Design your life to include more money, health and happiness with less stuff, space and energy.

Design your life to include more money, health and happiness with less stuff, space and energy.

The Home of the Future is Transforming

On October 3rd, 20 teams of college students from around the world will descend upon Irvine, California for the Solar Decathlon. On display will be some of the most innovative designs in energy efficient home building. The US Department of Energy sponsored event is looking for “the team that best blends affordability, consumer appeal, and design excellence with optimal energy production and maximum efficiency.” Fixtures of the SD designs include PV panels, rainwater catchment and grey water systems–things that help the overall structures be as energy positive as possible. This year, a third of the teams are sporting another, less obvious, but equally important energy saver: transforming furniture.

More specifically, Resource Furniture is sponsoring six of the 20 teams entered into the competition. RF President Ron Barth remarked, “After several teams approached us about the value we could provide to their projects, we sought out other teams that would benefit from our multi-functional solutions.” The company is sponsoring Arizona State University and The University of New Mexico; University of Louisville, Ball State University and University of Kentucky; Norwich University; Southern California Institute of Architecture and California Institute of Technology; Queen’s University, Carleton University, and Algonquin College; and the University of Southern California. See a full list of all the teams and links to their sites here and view more images at SD’s Flickr page.

Barth told us that when he approached some of the teams, not all had furniture selected. To us, this seems like a curious omission for a competition whose mission is to promote efficiency. SD’s guidelines dictate that the interiors of each structure be no smaller than 600 sq ft and no larger than 1000. The choice of furniture can make that 600 sq ft suitable for a family of four or, conversely, make the 1000 sq ft cramped for two.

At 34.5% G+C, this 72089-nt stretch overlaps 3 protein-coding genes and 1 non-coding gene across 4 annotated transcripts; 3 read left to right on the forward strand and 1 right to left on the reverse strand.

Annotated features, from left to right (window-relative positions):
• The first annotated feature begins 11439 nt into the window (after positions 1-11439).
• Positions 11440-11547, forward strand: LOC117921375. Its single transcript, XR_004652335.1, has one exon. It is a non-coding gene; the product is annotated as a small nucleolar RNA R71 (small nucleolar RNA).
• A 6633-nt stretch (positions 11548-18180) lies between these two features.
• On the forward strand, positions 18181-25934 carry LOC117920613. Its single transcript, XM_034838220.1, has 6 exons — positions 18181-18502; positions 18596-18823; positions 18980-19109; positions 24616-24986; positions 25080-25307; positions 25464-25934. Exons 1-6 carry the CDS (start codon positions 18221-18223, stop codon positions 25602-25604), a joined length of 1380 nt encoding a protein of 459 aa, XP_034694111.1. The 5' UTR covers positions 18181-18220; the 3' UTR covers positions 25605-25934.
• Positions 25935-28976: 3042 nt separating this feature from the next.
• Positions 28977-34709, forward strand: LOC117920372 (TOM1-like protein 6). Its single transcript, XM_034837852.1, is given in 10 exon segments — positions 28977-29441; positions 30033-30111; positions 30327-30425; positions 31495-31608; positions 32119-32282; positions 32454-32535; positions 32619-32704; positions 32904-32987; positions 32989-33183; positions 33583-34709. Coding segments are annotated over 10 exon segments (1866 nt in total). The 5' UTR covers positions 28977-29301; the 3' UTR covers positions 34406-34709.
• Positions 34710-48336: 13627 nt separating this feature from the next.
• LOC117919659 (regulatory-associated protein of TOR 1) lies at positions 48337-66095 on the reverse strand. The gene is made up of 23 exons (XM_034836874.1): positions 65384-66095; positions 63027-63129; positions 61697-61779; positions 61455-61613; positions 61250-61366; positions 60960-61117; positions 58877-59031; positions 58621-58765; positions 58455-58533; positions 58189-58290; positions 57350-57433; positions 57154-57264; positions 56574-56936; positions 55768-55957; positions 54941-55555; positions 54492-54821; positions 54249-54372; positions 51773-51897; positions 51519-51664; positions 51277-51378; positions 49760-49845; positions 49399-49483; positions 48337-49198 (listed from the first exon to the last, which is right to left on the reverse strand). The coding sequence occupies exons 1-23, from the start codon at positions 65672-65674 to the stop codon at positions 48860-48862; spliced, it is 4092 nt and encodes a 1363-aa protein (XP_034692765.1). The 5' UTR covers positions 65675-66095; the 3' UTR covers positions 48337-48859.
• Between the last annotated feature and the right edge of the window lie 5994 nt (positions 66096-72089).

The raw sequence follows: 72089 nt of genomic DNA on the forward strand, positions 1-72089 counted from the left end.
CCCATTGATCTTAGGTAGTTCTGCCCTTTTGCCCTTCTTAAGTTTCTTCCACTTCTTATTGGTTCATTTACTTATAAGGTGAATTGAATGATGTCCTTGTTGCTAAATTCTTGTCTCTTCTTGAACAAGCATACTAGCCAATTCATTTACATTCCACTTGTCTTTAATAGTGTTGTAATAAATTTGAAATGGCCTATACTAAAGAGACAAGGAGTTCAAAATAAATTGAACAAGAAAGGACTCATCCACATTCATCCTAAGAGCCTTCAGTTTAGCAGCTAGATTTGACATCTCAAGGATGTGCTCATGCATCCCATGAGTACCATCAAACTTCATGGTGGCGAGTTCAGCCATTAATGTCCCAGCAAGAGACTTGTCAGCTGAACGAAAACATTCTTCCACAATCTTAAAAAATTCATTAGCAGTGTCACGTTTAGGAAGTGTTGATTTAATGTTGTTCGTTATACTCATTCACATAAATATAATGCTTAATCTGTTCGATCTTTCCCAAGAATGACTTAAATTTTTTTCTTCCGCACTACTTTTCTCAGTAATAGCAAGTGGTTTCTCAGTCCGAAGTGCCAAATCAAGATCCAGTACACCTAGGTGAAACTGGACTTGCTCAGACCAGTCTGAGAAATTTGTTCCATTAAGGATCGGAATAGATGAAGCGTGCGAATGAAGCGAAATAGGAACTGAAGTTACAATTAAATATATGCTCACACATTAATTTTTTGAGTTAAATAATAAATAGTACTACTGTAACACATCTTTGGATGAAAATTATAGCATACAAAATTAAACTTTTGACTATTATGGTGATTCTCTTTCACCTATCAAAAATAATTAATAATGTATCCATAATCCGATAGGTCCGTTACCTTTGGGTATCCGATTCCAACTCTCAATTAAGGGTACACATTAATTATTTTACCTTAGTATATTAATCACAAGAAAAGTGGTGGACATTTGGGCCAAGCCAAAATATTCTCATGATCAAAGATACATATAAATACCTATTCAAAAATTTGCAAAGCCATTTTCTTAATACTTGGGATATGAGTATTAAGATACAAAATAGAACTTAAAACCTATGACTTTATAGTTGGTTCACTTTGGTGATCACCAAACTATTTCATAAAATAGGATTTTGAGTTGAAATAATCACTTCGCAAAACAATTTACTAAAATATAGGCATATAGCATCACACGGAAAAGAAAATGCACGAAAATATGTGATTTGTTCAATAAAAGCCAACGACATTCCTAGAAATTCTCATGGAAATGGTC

It was also interesting to peruse many of the entries. Most were quite beautiful to look at and had ingenious strategies for energy production and retention. But many appeared to use the full 1000 sq ft interior limit as well as much of the 4680 sq ft lot space. Many of the team’s renderings showed their home designs sitting in far off fields or in the middle of the desert, leading us to wonder how rigorously setting was considered? As Lloyd Alter stated in Treehugger recently, “When it comes to green building, where you are is as important as what you build.” How do these homes fit into an increasingly urbanized, interdependent world population? A world with depleted natural resources? Is the Solar Decathlon looking for the home of the future or the suburban home of the future?

One of the cooler designs is called DALE, designed by the Southern California Institute of Architecture and California Institute of Technology team. It uses housing modules that can be expanded with shifting occupancy needs–e.g. couple to family to extended family. Check out the video above for an illustration (you can cut to the 1:00 mark for the juicy parts).

Our high-density-biased gripes notwithstanding, there are some very cool designs on display at the Solar Decathlon. And we hope the inclusion of more transforming furniture indicates a level of holistic design that includes interior functionality and setting as much as it does a home’s raw energy consumption.